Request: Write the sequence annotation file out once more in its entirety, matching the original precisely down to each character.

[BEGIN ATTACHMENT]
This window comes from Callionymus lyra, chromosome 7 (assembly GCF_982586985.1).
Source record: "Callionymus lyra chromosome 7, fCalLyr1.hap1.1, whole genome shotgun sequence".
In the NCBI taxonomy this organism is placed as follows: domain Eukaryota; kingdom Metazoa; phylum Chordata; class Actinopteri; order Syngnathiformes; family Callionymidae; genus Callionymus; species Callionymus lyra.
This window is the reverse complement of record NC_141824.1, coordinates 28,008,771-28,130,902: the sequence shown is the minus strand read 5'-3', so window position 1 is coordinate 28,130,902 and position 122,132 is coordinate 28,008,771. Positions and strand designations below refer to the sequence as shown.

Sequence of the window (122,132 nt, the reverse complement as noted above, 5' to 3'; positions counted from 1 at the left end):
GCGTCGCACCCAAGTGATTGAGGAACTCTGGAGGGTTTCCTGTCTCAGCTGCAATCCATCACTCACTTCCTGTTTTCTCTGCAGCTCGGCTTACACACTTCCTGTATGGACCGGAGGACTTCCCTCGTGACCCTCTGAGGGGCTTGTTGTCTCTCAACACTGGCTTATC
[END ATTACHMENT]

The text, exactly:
This window comes from Callionymus lyra, chromosome 7 (assembly GCF_982586985.1).
Source record: "Callionymus lyra chromosome 7, fCalLyr1.hap1.1, whole genome shotgun sequence".
In the NCBI taxonomy this organism is placed as follows: domain Eukaryota; kingdom Metazoa; phylum Chordata; class Actinopteri; order Syngnathiformes; family Callionymidae; genus Callionymus; species Callionymus lyra.
This window is the reverse complement of record NC_141824.1, coordinates 28,008,771-28,130,902: the sequence shown is the minus strand read 5'-3', so window position 1 is coordinate 28,130,902 and position 122,132 is coordinate 28,008,771. Positions and strand designations below refer to the sequence as shown.

Sequence of the window (122,132 nt, the reverse complement as noted above, 5' to 3'; positions counted from 1 at the left end):
GCGTCGCACCCAAGTGATTGAGGAACTCTGGAGGGTTTCCTGTCTCAGCTGCAATCCATCACTCACTTCCTGTTTTCTCTGCAGCTCGGCTTACACACTTCCTGTATGGACCGGAGGACTTCCCTCGTGACCCTCTGAGGGGCTTGTTGTCTCTCAACACTGGCTTATC